TABLE OF CONTENTS

PRINT September 1990

ROMANCING THE STONE: ULRICH RÜCKRIEM

Sculpture is not science but extremely mechanical art, for it generates sweat and bodily fatigue for its maker; and simple measurements suffice for this artist. . . and thus in itself it ends up demonstrating to the eye that which it is, and on its own doesn't provide a sense of amazement to the contemplator.
—Leonardo da Vinci, Quaderni (Notebooks)

I BELIEVE THAT, from a historical distance, one of the legacies of the artists of the 1970s might be defined as education: education primarily in living and feeling, but also education in the practice of language and of expression. The 1960s saw the exhaustion of a transformation, revolutionary in its time, in the way art and its making were defined, a change that had closed one era and begun another, echoing what had happened during the second decade of this century within the historic avant-garde movements. And it is no accident that the term “neo-avant-garde” came up again and again during those years. Then, with the reduction in the noise that inevitably accompanies the emergence of new models, the revolutionary wave was shattered. The all-encompassing unities of theoretical-ideological assumptions were broken, resulting in a multiple fragmentation of singular practices. In fact, beyond the still-persistent and repeated labels that conveniently cover experiences that are quite disparate, in this period groups and currents lost meaning. The shift was to the artist, affirming him/herself as a separate individual, secure in the knowledge of his/her own role and of his/her own nature within a social context. And this occurred, not so much in theoretical terms, but in corpore vili—the work and through the work. Likewise individual research led to the breakup of the various components of artistic propositions, and to the loss by the discourse of art of an interest in the centuries-old rhetorical and ideological superstructures of Western culture. This process, practiced by each artist in the elaboration of his/her own work, came to acquire, on a general cultural level, educational value: education through influences, both direct and indirect, and without the necessity for organized groups or guiding personalities that had marked the earlier decades of our century, from Cubism to Conceptual art, from Picasso to Joseph Beuys.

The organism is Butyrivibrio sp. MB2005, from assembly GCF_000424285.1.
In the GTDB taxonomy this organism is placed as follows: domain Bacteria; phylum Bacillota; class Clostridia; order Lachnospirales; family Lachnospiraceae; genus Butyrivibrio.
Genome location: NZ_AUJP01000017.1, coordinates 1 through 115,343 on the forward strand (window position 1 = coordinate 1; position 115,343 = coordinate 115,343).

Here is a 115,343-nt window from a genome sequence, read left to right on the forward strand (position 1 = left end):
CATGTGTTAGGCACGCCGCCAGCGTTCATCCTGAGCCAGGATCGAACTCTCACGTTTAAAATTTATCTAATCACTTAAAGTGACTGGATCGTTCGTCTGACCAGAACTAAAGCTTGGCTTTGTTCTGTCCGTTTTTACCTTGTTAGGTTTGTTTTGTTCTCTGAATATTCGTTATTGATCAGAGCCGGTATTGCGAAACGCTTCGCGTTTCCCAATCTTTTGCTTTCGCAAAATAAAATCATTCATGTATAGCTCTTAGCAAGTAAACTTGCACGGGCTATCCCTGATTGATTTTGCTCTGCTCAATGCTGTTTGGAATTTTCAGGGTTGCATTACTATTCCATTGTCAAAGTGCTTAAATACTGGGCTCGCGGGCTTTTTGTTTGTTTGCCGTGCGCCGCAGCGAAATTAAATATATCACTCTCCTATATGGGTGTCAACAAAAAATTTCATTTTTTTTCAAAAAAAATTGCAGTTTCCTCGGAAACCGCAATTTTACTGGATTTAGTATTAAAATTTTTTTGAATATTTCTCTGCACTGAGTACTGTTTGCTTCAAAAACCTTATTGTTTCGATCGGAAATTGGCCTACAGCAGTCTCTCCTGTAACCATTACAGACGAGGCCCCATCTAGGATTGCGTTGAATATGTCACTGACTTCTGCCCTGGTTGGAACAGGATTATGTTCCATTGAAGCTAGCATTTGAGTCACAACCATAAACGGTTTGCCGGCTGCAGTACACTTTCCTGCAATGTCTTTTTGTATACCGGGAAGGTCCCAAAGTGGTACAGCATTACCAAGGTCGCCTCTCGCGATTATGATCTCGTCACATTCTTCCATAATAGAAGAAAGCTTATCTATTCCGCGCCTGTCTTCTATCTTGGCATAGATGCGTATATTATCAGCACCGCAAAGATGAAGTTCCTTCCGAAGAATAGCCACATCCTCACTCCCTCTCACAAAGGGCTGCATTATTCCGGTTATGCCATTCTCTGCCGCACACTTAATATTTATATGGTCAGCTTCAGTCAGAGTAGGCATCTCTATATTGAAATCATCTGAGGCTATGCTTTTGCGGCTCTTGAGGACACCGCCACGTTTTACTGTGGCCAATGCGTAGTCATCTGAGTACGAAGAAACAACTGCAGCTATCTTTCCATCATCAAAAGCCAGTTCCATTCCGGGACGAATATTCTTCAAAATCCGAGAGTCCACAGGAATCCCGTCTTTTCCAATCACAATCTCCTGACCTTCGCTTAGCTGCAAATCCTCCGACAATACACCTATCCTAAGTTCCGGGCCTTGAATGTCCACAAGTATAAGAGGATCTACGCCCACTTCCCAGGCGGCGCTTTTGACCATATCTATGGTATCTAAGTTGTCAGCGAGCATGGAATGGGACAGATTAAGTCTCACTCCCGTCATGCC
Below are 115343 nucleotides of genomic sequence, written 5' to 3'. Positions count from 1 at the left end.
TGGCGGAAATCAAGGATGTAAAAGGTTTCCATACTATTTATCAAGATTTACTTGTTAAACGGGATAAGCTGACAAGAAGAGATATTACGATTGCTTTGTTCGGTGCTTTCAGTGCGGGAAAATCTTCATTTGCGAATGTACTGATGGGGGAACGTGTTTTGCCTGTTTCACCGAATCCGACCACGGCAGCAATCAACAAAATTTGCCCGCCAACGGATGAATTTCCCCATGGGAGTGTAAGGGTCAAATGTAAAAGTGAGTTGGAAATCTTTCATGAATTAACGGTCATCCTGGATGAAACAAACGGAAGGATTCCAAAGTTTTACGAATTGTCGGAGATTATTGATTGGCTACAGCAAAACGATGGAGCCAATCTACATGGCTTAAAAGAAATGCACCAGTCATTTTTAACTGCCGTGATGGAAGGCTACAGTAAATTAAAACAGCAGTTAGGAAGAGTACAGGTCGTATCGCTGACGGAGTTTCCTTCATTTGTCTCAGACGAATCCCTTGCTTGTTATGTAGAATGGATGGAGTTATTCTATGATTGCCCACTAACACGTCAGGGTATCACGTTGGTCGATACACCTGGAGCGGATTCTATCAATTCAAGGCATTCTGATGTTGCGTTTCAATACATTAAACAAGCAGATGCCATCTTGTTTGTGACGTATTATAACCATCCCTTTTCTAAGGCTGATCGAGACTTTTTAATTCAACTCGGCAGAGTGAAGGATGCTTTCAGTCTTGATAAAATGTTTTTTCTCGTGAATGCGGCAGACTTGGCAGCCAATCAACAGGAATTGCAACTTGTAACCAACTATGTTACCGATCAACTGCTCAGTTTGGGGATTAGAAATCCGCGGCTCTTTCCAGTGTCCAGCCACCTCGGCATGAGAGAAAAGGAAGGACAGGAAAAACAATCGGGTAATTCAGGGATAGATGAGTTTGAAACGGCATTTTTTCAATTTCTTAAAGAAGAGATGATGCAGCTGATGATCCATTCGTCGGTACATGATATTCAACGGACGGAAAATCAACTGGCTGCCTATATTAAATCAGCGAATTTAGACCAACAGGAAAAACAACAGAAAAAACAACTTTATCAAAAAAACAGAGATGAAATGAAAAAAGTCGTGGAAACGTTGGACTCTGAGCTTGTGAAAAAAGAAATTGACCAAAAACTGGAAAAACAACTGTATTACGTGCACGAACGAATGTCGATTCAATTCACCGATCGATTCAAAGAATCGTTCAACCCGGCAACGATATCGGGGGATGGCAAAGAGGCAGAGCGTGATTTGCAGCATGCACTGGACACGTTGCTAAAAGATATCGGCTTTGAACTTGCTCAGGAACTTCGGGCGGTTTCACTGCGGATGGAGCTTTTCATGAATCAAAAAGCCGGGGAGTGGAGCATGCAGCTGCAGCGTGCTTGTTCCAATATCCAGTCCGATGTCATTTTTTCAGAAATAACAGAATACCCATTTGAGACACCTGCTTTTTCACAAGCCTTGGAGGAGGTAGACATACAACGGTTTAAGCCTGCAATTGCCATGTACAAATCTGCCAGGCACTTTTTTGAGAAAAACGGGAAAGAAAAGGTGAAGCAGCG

According to this view, the artists of the ’70s might seem like “a dispersed, nameless mass”1 of pedants and maniacal teachers, if it weren’t for their typical eccentricity, founded on the knowledge of individual isolation, a knowledge made more alarming by the threat of suffocation and silence imposed on the individual by the mass system—mass communication, mass media, mass culture. Thus constituent, fundamental identities were formed that could also break down and become lost in repetitive mania or in obsession, but that, nonetheless, tended toward the irreplaceable affirmation of the self as an authentic and substantial unit, beyond which lies only the gratuitousness of an abstract and mortifying system. And yet, at the same time, careful attention was given to the context and to history reexperienced in the concrete terms of subjectivity. The individual, personal experience of the artist in the work and through the work, which is his/her confrontation with the world, constituted the germinal core and the necessity of his/her existence. Thus artistic education no longer took place through excellent models to which one could refer, from which one could move on or go beyond—the typical evolutionary code of Modernity—but rather through the indication of possibilities, of potential variations. Looked at from the present vantage point, the most profound effect of this attitude was a principle of optimism that allowed one to glimpse, rather than to know with theoretical and empirical certainty, the possibility of reconciling hope and desperation, preparing the ground for the following decade. We are still enjoying its fruits.

If this was true, however, it was so principally in Europe, even if there was no lack of American contributions (and not exclusively from New York, but also from Canada and California). In fact, there were continuous formal and stylistic echoes from both shores of the Atlantic, although on this level as well a process of differentiation had already begun that led to a distancing of European from American art. During these years, the internationalism of art, always a well-rooted principle of Modernity, began to deteriorate, and one could already see the first signs of a desire to prove oneself more concretely grounded in the field of effective and personal experience. And yet there existed interwoven with these particularizing aspects a broad, supranational circulation that nurtured both artists and works and from which they drew considerable energy. It was as if the infinite possibilities of variation were inscribed within a rigid program, and these eluded control, bursting from below in a continual ascent to the surface.